Thursday, August 27, 2015

TMA Presents “Cutting Edge: A History of Surgery”

When Texas gained its independence in 1836, surgery was a medical treatment of last resort, always painful and often fatal. Now the average American can expect to undergo at least seven surgeries in a lifetime. The evolution of surgery from the earliest civilizations to modern day advances is on display in the Texas Medical Association’s (TMA’s) History of Medicine Gallery.

Anesthetic masks used to administer ether or chloroform to patients, c. 1900s.
TMA’s “Cutting Edge: A History of Surgery” presented by the association's History of Medicine Committee, honors the centennial of the Texas Surgical Society in 2015 by exploring improvements that allowed surgery to become essential to medicine. The exhibit features stories of the primitive and precarious nature of early Texas surgery from the time of the Spanish explorers to the Alamo to advances in anesthesia and safer surgery around the turn of century. “Uneven quality of surgical care leads to formation of Texas Surgical Society in 1915,” said Texas Surgical Society Archivist Mellick Sykes, MD. Meanwhile “Texas’ surgical reputation has skyrocketed from backwater to beacon” from the early years of the Texas republic to the present, Dr. Sykes said.

Steam atomizer used to sterilize incisions or wounds, c. 1890
Artifacts on display in the exhibit display like the steam atomizer, a device used to sterilize surgical incisions or wounds, illustrate both the inventiveness and limitations of the early Texas surgeons. Also on display is the Bohler Frame, an early 20th century metal device used to keep fractured bones stable during the post-surgery healing process. Cutting Edge: A History of Surgery also recognizes the role of pioneering Texas surgeons who brought international acclaim to Texas with their innovations and skill in transplant surgery.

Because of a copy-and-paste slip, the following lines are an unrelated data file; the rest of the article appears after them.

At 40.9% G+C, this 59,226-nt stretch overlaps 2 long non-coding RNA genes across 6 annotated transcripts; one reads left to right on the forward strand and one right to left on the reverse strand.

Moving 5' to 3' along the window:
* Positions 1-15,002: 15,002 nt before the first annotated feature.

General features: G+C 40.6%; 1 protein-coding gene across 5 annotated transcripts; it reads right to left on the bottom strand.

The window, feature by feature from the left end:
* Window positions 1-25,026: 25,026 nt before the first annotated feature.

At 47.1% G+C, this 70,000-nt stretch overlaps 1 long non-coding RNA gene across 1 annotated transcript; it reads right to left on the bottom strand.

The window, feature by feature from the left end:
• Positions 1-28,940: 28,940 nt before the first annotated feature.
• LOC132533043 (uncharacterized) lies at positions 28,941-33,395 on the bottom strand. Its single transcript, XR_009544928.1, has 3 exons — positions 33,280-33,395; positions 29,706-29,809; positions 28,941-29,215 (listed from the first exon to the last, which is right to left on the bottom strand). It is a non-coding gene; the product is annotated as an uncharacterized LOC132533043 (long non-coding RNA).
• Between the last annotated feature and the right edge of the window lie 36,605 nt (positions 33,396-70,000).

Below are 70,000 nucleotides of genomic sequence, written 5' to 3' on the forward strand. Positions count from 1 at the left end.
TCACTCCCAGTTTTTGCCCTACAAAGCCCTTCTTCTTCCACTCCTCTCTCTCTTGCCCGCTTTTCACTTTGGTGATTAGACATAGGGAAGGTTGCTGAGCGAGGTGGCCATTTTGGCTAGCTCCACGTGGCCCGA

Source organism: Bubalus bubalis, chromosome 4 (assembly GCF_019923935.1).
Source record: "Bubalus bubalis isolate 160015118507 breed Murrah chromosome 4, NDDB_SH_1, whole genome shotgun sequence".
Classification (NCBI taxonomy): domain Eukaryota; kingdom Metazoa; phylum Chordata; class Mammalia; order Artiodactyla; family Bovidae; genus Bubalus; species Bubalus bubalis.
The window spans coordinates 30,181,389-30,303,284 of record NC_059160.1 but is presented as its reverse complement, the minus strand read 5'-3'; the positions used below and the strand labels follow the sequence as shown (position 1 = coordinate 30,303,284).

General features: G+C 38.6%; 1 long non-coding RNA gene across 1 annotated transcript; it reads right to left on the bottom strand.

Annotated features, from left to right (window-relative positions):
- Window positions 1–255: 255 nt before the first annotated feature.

Bohler Frame used in surgery and treatment to keep fractured bones in alignment, c. early 20th century
“The TMA commitment to the history of medicine — the successes, failures, and struggles of our doctors and our institutions — is deep and longstanding. The TMA archives preserve this story,” Dr. Sykes said. 

Visiting Austin?
“Cutting Edge — A History of Surgery” is in the History of Medicine Gallery on the ground floor of the TMA building at 401 W. 15th St. in Austin through March 2016. It is free and open to the public 9 am-5 pm Monday through Friday. For more information or to arrange a tour, call (512) 370-1552 or (800) 880-1300, ext. 1552, or email knowledge@texmed.org.

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